Dr. Schlesinger leads the clinical development of vaccines that target HIV and immunotherapies to treat other conditions, including cancer. Formally a member of the Steinman laboratory and now working with Michel C. Nussenzweig and Jeffrey V. Ravetch, she is interested in the clinical manipulation of the immune system’s dendritic cells to elicit immunity to diseases ranging from HIV to cancer. Although much research has been conducted in mice, the causes of human disease can differ considerably. Dr. Schlesinger is directing phase I clinical studies that employ the methods of immunology and dendritic cell biology, in which patients set the standards needed to understand diseases and treatments.
Dr. Schlesinger has been involved in the clinical trials of eight HIV vaccines and vaccine adjuvants. She is now conducting the first HIV vaccine trial based on dendritic cells, which were discovered at Rockefeller in 1973 by Ralph Steinman and his mentor, Zanvil Cohn.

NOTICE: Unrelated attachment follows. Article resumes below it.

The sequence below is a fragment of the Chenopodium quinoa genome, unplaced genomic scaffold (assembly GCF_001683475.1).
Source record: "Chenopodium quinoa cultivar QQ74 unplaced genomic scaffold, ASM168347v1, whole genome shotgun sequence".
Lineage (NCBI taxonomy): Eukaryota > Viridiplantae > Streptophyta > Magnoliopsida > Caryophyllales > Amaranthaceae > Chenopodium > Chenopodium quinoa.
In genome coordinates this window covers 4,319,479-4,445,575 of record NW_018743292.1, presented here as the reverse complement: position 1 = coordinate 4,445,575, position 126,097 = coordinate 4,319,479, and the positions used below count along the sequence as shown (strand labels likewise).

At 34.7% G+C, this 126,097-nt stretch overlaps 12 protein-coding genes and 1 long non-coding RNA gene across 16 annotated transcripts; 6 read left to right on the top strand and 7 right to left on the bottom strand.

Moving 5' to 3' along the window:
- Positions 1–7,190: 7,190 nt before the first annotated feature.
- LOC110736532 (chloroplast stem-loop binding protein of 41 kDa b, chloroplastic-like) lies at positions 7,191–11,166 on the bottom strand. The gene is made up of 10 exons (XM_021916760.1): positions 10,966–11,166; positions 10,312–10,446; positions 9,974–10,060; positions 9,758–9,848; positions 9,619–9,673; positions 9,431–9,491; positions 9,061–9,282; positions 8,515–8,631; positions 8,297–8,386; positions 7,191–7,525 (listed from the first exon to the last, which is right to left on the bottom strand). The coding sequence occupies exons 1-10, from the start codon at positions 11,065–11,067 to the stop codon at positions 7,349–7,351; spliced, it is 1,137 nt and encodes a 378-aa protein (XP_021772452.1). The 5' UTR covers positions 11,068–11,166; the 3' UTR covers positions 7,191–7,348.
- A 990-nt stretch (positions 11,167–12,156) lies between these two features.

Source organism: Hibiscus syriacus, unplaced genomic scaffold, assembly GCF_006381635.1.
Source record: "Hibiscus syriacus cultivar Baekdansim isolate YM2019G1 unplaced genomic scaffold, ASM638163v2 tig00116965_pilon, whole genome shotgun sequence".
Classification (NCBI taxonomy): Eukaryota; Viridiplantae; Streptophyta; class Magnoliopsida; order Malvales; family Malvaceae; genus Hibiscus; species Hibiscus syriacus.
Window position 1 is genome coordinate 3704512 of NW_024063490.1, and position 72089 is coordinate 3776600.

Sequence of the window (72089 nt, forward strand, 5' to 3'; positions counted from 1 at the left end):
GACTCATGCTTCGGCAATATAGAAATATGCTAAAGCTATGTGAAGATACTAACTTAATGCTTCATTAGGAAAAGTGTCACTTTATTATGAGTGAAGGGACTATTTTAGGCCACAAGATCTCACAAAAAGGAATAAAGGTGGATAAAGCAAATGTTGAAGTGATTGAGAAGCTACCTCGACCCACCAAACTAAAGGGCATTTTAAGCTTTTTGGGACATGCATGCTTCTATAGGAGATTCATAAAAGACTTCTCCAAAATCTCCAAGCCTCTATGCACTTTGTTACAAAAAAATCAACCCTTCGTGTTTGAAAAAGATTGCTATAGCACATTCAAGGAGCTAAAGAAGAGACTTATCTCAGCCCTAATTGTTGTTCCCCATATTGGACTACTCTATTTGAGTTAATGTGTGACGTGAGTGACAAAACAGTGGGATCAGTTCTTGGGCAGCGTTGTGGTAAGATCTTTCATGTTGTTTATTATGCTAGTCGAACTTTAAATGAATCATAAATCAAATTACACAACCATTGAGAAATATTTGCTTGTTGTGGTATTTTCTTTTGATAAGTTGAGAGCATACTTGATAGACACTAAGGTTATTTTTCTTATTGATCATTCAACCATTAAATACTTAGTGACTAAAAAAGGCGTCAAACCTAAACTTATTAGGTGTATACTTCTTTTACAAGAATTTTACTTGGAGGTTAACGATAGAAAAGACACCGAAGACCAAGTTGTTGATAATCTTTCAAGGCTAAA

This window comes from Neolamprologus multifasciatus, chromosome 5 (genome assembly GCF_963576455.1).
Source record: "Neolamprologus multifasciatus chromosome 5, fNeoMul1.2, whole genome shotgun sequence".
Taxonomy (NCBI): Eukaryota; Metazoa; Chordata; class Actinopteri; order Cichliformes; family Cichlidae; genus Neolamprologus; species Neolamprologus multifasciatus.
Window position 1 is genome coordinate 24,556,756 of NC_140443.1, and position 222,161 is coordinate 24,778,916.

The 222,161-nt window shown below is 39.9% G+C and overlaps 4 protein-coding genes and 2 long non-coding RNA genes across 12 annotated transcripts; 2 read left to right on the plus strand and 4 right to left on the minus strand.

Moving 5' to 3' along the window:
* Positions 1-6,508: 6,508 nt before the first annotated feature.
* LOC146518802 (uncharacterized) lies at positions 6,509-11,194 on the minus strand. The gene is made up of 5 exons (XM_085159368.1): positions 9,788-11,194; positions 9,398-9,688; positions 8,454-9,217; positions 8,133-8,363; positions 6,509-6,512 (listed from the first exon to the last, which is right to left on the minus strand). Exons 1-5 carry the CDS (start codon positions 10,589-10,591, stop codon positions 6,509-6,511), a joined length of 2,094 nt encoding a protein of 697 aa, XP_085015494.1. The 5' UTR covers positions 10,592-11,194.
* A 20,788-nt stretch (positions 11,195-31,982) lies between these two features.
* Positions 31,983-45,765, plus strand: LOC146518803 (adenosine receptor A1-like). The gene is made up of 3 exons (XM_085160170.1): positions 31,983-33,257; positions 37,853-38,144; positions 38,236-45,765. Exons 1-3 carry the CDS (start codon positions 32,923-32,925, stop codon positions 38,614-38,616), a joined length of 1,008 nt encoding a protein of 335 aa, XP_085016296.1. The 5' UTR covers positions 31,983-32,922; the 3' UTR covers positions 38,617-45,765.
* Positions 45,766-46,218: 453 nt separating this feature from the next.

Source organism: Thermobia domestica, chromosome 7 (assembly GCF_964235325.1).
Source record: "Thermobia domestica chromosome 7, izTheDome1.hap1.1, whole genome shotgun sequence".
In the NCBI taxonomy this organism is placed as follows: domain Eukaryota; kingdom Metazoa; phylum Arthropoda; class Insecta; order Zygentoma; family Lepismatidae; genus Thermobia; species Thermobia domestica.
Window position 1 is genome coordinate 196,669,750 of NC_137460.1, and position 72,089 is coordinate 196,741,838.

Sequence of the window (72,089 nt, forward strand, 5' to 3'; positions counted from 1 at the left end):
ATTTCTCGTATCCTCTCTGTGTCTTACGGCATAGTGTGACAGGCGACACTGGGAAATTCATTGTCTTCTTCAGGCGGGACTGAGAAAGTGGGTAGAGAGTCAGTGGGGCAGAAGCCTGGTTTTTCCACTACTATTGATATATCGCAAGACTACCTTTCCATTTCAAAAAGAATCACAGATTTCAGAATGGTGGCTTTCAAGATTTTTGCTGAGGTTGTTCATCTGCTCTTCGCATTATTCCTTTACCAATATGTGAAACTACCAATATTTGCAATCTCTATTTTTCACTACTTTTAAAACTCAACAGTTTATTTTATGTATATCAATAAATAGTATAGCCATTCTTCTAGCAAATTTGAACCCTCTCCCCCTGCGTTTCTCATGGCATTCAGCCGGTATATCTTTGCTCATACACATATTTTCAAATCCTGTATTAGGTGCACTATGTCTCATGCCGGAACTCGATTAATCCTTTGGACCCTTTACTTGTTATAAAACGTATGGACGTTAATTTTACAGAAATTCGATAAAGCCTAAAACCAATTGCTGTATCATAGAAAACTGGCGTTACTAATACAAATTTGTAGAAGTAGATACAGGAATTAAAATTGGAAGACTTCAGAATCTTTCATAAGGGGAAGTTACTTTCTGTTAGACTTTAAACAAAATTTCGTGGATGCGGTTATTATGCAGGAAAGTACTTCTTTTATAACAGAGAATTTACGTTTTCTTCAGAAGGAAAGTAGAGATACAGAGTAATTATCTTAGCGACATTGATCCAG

In the steady state, dendritic cells capture antigens and travel to immune or lymphoid tissues, where they present to T cells, stimulating a robust immune response. But dendritic cells also play a seemingly opposite role, immune tolerance, which silences dangerous immune cells and prevents them from attacking the body’s own tissues. Working with Dr. Steinman, Dr. Schlesinger has used dendritic cells to study and design treatments that can harness the immune system, either to enhance or silence its functions, in an antigen- or disease-specific manner.
In addition to leading clinical trials, Dr. Schlesinger chairs the research education and training committee of the Center for Clinical and Translational Science at The Rockefeller University Hospital. She is also codirector of the Clinical Scholars program and the Certificate in Clinical and Translational Sciences program and is a member of The Rockefeller University Institutional Review Board.